- Reporting seniors could identify key billets that would require a person submit an electronic package in order to apply and be selected for certain billets.  This would have to be restricted to no more than 5% of a UICs billets, since otherwise it would get excessive.  What this would allow CO/OICs to do is screen people for key billets or for billet they know they WILL need good people for (since the CO/OIC is looking into the future for the command).  The package would be mostly automatically generated, however a CO could request something like an essay or conduct a VTC with the officer applying.

Someone may argue that this would make it too easy to avoid hard assignments.  My response is that if a hard assignment isn't backed up with something sweet (by being a milestone, or extra pay, or working for an awesome boss) then we need to ask WHY it's so hard to fill in the first place.  There are lots of people volunteering for "hard" duty like sea duty over working on a large shore staff, because most people find the shore staff lifestyle monotonous and soul-crushing.  If a CO finds it's harder to fill the billets at his command because nobody applies, then he may have to sweeten the deal to get good people.  Ultimately, the OCM is going to assign people even if they don't necessarily want to go somewhere (that whole "needs of the Navy" thing).  If I was a CO though and noticed I couldn't get a good OPS because the billet isn't enticing to people, I'd probably work pretty hard with Millington to get it coded better.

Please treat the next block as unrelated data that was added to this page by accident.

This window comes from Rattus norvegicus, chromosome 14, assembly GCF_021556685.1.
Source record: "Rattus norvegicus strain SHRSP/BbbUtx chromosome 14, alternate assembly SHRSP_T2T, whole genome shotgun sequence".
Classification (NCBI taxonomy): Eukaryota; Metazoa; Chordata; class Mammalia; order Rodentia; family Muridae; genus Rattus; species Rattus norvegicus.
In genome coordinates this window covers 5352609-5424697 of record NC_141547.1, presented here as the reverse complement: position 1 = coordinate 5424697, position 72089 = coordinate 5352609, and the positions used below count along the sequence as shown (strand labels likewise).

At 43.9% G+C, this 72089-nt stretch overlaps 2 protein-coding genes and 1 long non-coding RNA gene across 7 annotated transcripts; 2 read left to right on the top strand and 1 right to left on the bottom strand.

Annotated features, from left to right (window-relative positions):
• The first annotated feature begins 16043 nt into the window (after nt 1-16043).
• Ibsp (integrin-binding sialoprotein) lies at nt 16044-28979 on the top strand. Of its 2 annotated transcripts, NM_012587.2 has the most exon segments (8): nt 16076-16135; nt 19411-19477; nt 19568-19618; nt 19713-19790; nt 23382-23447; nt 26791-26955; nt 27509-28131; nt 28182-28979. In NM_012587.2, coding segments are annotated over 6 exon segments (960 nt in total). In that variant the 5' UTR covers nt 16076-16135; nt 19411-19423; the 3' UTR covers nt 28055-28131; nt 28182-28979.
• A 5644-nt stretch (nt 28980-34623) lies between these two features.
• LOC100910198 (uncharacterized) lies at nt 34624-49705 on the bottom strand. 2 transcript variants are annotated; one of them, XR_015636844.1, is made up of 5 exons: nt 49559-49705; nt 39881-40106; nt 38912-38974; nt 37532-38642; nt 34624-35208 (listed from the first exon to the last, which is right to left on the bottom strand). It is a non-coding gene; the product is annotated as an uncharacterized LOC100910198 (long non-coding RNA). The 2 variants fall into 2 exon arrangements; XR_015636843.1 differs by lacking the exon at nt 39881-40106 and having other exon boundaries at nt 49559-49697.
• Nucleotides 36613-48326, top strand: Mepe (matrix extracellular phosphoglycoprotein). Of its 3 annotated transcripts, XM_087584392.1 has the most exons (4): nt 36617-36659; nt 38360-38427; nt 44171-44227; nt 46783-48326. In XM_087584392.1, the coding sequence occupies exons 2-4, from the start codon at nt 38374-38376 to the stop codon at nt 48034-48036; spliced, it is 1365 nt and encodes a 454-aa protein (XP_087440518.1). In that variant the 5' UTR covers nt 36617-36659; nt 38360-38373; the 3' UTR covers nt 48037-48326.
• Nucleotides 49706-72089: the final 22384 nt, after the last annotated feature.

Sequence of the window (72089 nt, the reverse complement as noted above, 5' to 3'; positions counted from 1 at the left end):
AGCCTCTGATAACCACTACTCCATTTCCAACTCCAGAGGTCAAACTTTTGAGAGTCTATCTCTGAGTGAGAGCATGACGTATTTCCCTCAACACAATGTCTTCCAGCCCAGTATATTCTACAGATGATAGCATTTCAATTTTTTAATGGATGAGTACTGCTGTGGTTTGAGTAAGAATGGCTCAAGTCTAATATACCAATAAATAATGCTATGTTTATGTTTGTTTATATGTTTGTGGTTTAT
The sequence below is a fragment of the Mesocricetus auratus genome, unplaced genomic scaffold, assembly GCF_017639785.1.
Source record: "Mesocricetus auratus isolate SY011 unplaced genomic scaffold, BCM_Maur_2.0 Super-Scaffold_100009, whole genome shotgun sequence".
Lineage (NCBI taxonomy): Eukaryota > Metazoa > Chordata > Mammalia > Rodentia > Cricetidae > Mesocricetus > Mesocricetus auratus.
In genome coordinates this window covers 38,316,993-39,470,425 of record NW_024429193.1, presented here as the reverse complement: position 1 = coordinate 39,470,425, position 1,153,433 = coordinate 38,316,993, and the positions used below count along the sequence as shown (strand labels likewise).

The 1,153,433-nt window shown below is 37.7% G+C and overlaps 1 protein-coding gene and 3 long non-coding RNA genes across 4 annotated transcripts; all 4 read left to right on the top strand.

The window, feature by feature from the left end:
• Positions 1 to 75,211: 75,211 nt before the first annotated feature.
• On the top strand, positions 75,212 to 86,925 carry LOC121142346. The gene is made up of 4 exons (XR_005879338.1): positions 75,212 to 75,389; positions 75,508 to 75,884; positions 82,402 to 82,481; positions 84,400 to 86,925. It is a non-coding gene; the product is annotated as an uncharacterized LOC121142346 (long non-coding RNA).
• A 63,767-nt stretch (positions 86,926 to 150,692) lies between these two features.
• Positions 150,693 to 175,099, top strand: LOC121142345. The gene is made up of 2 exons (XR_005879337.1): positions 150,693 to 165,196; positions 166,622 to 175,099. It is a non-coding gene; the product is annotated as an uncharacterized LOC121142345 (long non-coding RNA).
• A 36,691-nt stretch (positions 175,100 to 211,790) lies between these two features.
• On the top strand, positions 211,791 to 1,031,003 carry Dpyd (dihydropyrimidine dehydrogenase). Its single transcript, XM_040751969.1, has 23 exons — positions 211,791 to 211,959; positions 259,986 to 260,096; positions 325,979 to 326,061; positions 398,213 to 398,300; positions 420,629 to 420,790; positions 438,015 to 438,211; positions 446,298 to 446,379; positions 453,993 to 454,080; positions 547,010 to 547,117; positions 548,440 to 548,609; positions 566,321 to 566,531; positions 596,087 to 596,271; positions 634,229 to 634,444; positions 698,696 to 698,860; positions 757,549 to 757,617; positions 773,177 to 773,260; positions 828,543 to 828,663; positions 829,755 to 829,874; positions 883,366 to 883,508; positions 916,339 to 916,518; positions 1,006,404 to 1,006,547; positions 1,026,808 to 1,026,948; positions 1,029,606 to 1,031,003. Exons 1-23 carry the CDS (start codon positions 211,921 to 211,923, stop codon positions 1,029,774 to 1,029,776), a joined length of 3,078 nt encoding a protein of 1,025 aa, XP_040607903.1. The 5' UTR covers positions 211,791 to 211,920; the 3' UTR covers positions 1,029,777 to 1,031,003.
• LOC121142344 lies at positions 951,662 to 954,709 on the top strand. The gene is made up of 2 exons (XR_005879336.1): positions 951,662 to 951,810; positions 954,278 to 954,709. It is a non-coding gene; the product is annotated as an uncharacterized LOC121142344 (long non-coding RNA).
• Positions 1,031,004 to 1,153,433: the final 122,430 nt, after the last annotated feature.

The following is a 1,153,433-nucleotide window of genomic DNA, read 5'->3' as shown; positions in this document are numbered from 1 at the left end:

I also think this system would ideally make it easier for the detailers to manage a large group of people.  Nothing can replace a phone call to the detailer, but unless you're an IW or IP officer, you don't have a list of the officers in different billets, so you require the detailer to do some initial administrative lifting for you.  An electronic process makes it easier for you to determine what you want and where your priorities lay while giving a detailer a feedback mechanism.  It most importantly gives feedback to COs and OICs that own UICs and could help them build a better team in the future.

I doubt LtCol Frost would approve, but luckily she's in Army HR and not the Navy ;)

2 comments:

  1. All of your suggestions would not even cost the Navy that much to implement. The BUPERS website needs to be overhauled anyway by being an integrated portal with all your administrative data working with each other. It should not be a page that mostly contain links to other sites.

    The biggest reason I left the Navy is because of job satisfaction. I loved my rate and the billets I worked at. The problem is the environment. I feel undervalued in the eyes of big Navy and just another cog in the wheel. I can easily made Chief in 8 years of service and make Master in less than 15.

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  2. Ryan,

    Good points. It remains broken because we lack the long term commitment to fix it. It's as good/bad as we want it to be.